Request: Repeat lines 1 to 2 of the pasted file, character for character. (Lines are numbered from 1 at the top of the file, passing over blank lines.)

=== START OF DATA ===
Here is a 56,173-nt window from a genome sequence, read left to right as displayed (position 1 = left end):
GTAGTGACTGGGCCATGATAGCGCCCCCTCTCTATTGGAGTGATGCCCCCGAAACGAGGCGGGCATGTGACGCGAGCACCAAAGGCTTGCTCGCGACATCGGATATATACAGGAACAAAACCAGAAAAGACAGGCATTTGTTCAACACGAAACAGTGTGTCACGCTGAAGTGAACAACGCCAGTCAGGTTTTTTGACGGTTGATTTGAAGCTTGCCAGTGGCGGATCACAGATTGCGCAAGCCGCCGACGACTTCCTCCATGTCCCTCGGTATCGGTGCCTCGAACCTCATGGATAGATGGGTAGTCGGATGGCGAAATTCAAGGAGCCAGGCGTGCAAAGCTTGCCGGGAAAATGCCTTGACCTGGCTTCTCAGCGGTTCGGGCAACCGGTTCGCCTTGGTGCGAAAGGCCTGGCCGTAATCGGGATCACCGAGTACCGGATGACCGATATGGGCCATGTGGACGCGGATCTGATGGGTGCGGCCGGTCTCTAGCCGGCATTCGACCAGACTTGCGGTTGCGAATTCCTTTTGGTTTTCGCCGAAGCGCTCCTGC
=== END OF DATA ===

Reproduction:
Here is a 56,173-nt window from a genome sequence, read left to right as displayed (position 1 = left end):
GTAGTGACTGGGCCATGATAGCGCCCCCTCTCTATTGGAGTGATGCCCCCGAAACGAGGCGGGCATGTGACGCGAGCACCAAAGGCTTGCTCGCGACATCGGATATATACAGGAACAAAACCAGAAAAGACAGGCATTTGTTCAACACGAAACAGTGTGTCACGCTGAAGTGAACAACGCCAGTCAGGTTTTTTGACGGTTGATTTGAAGCTTGCCAGTGGCGGATCACAGATTGCGCAAGCCGCCGACGACTTCCTCCATGTCCCTCGGTATCGGTGCCTCGAACCTCATGGATAGATGGGTAGTCGGATGGCGAAATTCAAGGAGCCAGGCGTGCAAAGCTTGCCGGGAAAATGCCTTGACCTGGCTTCTCAGCGGTTCGGGCAACCGGTTCGCCTTGGTGCGAAAGGCCTGGCCGTAATCGGGATCACCGAGTACCGGATGACCGATATGGGCCATGTGGACGCGGATCTGATGGGTGCGGCCGGTCTCTAGCCGGCATTCGACCAGACTTGCGGTTGCGAATTCCTTTTGGTTTTCGCCGAAGCGCTCCTGC